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Rated: E · Essay · History · #1471051
What were pertinent factors that determined the war? History may suprise
We all have images of what the Civil War was like. They are grand images: forces coming over the hill with dramatic bravery. Strategy. Bravery. The Civil War had the largest artillery battle ever fought in North America.

When it comes to logistics, the Civil War was a bad dream on a plate. America went from having a force of 13,000 to having 100’s of thousands in the field. There is a little known secret. America went to war and predominantly, no one could cook.

Cooking was woman’s work. I know that sounds so sexist in today’s standards, but get a grip on reality. This was America in 1860. Men never cooked. Many families, even of modest means, had servants and they cooked. When America went to war both sides thought that they’d be gone for just a few months and put down these upstarts. Nobody was thinking cooking lessons. They wanted to join up quick and be part of the glory. Certainly no one was thinking anything like lessons or a cookbook. Most of Americans who took up arms couldn’t wield a cooking spoon.

Imagine a group of men in the field surrounding a big piece of salt port wondering “Is it done yet.”

I don’t know. Stick a stick in it

What good will that do?

If it goes in easy, it’s done.

The brain trust thought it was a good idea and boiling the mean for 3 hours was the result. Some of the braver ones would borrow cookbooks from local housewives. You never saw a scene like that in a John Wayne movie.

Well, the army did try. They sent around a few experienced cooks to teach others. They put out manuals (cookbooks). Army officialdom would say that never was an army so well provided for. You have expressions that have come down from that time. Cleanliness is next to Godliness. We’ll talk more about that one a little later. Beans badly boiled kill more than bullets.

When it comes to cleanliness, let’s look at reality. Bread and meat were chopped on the same cutting board, without even a hit that it should be washed. All the men were infested with lice. The only thing remotely big enough for cleaning uniforms were kitchen pots. There were no refrigerators. Desiccated vegetables were well known. They would have to be cooked for 2 hours. Most of the combatants wouldn’t eat them. Salt pork would have to be rinsed overnight in a stream to make it palatable, barely. It would take 24 to 25 times longer to cook salted meat than fresh meat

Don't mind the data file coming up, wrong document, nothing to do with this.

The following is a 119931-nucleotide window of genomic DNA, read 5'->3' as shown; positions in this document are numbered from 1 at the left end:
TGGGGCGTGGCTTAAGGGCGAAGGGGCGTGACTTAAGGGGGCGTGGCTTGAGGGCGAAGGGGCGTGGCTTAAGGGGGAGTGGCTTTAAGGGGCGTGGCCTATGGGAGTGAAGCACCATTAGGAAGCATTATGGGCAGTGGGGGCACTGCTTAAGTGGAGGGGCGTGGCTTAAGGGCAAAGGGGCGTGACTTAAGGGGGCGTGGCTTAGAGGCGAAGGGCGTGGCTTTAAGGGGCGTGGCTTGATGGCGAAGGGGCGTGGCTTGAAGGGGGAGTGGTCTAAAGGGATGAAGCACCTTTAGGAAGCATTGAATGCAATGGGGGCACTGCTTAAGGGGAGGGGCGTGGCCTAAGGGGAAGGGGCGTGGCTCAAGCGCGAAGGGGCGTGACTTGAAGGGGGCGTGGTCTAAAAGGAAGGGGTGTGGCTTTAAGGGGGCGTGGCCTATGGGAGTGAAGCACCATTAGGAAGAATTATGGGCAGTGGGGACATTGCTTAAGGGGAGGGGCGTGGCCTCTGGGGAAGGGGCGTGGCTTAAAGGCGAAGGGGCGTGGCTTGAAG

Then there was their daily bread. There were no large bakeries in the Civil war. No body had figured out how to preserve freshness. There was also the wide spread supposition that fresh bread was bad for you. You’d have to let it get stale before you could eat it. Besides, it shipped better stale. It didn’t collapse when you stacked up all those loaves. There was fraud in the bread making business. The loaves would be made smaller so that the extra doe could be used for prisoner’s bread and charged 25 cents a loaf.

Most of the men ate hardtack. The men had a love-hate relationship with hardtack. Years later, veterans would have hardtack in their box of memorabilia. It went by colorful names like toothdullers and sheet iron crackers. They were pretty much impervious to soaking them in coffee to soften them up. Soaking them did make them a little more elastic. They came in fifty pound boxes. Having them infested with worms was not unusual. One sergeant worrying about the hardtack in their emplacement had is men tell him that we tried to throw it out, but it kept crawling back. An artillery company used them for paving. When supplies for southerners came into short supply, some used it in their guns as lethal projectiles.